Flora, the Austrian flora is determined by climate, soil type and location. In Austria the Central European (Baltic) flora dominates; the East and Southeast of the country are classified as Pannonian Climatic Zone; this is especially evident in the Neusiedl Basin with the Seewinkel Area ( Halophytes) and in the Sandy Steppes of the Marchfeld Plain in Lower Austria; the south of Austria has characteristics of submediterranean flora, the mountainous regions contain Alpine Flora. 11 % of Austria's surface is without vegetation. The vegetation period lasts 10 months on average, in the mountains 2-7 months.
The Woods and Forests account for a large portion of Austria's vegetation, with the timber line varying greatly in the Alpine region, from above 2,000 m in the Central Alps to only 1,700 m above sea level on the north and south edges of the Alps. The shrub region is located above the timber line and, in turn, gives way to the rock and ice region. Different species of algae occasionally colour the glaciers' ice blood red. The Alpine pasture regions have in many cases been cleared so often that the timber line has receded.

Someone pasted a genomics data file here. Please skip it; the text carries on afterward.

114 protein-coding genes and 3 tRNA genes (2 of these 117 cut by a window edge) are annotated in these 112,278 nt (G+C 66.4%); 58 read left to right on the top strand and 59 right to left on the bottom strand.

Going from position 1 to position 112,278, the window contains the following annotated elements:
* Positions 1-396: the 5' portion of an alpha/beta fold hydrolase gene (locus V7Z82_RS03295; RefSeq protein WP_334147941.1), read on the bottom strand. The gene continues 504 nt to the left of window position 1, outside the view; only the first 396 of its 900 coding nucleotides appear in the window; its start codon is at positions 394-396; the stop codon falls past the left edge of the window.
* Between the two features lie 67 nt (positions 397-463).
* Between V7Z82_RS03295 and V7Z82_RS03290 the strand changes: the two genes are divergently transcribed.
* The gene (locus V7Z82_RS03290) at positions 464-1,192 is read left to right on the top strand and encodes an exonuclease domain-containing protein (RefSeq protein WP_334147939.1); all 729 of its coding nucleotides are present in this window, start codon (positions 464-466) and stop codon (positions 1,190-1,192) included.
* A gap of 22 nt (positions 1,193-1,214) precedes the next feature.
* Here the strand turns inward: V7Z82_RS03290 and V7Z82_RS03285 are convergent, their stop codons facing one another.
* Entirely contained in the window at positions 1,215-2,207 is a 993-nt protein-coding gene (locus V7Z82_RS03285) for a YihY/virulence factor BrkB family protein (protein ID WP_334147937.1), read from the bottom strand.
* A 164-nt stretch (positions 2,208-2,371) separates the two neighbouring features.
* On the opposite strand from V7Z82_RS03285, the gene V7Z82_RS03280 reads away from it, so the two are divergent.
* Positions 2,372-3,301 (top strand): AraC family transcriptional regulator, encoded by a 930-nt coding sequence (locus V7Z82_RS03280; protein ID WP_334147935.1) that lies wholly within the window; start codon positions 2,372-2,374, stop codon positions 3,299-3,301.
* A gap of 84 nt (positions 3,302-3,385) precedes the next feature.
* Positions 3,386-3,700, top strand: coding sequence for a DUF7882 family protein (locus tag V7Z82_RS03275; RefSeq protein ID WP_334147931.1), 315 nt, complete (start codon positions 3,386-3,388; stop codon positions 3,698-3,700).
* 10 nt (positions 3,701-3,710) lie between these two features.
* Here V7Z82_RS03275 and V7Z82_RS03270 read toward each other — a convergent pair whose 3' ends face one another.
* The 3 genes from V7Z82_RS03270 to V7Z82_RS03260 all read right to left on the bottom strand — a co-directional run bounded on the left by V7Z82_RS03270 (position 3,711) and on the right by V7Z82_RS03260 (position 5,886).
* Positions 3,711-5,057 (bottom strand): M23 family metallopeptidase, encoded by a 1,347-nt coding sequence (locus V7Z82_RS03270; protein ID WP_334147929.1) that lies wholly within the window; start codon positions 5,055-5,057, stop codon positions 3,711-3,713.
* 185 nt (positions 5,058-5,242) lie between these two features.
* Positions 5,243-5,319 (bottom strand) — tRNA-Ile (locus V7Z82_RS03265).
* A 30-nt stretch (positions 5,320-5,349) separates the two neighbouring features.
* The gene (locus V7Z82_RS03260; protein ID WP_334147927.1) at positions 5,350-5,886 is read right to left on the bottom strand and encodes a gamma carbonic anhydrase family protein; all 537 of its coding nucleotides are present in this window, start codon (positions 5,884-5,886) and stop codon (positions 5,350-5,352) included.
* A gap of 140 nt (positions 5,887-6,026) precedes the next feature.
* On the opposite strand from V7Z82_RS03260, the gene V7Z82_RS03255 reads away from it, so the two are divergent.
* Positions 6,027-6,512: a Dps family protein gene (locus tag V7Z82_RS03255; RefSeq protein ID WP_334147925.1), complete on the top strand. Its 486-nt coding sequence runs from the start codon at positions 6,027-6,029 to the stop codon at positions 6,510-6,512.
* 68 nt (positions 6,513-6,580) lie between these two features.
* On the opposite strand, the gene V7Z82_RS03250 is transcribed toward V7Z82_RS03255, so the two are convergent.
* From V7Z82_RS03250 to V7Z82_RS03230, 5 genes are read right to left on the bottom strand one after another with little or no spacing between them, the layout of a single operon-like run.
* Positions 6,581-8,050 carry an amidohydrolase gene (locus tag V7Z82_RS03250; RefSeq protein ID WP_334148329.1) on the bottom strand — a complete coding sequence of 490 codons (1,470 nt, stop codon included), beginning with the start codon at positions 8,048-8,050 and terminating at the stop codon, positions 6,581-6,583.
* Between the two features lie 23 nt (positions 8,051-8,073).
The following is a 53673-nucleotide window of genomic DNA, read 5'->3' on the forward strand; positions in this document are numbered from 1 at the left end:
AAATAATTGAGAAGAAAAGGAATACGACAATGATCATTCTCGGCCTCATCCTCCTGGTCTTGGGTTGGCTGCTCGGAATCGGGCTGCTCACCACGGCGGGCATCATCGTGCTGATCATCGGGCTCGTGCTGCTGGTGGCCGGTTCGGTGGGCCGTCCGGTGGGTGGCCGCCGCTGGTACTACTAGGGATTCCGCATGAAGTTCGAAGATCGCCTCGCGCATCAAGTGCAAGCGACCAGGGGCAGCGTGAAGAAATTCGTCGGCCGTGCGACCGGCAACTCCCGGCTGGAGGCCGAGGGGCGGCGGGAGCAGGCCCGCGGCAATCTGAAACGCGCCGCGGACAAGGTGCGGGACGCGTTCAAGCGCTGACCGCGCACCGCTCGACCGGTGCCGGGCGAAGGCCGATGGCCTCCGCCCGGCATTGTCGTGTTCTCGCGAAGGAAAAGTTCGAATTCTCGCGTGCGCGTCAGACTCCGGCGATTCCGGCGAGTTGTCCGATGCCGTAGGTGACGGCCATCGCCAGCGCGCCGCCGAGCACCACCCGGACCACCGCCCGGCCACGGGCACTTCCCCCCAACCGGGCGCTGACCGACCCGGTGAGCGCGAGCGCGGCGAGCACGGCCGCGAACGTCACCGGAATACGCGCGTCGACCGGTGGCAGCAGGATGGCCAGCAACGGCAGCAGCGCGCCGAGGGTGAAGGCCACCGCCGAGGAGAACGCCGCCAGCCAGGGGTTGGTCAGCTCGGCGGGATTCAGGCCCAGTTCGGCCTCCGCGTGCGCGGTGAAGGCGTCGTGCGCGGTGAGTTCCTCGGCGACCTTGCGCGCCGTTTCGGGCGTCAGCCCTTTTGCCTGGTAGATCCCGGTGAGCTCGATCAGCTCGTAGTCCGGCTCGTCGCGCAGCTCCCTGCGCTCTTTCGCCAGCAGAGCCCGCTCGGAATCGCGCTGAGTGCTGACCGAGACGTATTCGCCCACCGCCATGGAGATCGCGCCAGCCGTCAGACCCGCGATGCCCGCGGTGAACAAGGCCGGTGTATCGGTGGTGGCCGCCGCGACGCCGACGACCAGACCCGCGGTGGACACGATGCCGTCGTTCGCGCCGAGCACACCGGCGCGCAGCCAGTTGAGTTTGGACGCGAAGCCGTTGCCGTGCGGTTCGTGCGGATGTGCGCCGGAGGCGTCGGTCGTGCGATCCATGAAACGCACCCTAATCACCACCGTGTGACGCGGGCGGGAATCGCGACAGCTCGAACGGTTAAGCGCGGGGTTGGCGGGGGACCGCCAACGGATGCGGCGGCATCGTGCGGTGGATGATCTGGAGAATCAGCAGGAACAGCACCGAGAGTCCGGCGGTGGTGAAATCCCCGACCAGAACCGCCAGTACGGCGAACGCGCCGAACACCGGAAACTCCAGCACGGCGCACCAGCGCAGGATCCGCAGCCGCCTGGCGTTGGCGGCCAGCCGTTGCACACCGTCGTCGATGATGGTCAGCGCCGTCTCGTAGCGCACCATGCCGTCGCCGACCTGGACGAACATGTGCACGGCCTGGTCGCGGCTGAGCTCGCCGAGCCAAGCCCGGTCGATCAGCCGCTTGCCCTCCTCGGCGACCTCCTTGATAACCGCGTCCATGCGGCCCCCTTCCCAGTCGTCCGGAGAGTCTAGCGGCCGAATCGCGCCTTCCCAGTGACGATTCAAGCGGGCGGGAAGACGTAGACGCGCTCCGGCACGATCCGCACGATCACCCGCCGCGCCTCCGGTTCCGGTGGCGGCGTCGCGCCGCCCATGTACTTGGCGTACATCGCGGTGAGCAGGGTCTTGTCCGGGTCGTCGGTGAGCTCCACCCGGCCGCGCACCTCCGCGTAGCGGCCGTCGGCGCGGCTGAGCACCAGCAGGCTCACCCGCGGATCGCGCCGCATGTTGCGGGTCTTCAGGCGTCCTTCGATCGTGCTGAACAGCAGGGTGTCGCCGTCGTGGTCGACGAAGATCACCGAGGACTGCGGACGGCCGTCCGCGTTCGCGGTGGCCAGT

The forests of the floodlands alongside the larger rivers contain diverse vegetation determined only by its ability to survive in that particular soil; it is made up of alders, willows, black and silver poplars, ash trees, elm trees and thick underwood with clematis. The gradual clearing of floodland forests has also had an impact on the natural landscape, changing it into a cultivated area ( Agriculture). Nature reserves have been established to preserve and protect the untouched natural areas for later generations ( National Parks).
Literature#Catalogus Florae Austriae: J. Nevole, Die Wald- und Steppenflora am Ostrande des Wiener Beckens, 1934; G. Wendelberger, Die Vegetation des Neusiedler-See-Gebietes, 1959; H. Mayer, Waelder des Ostalpenraumes, 1974; W. Adler, K. Oswald and R. Fischer, Exkursionsflora von Oesterreich, 1994.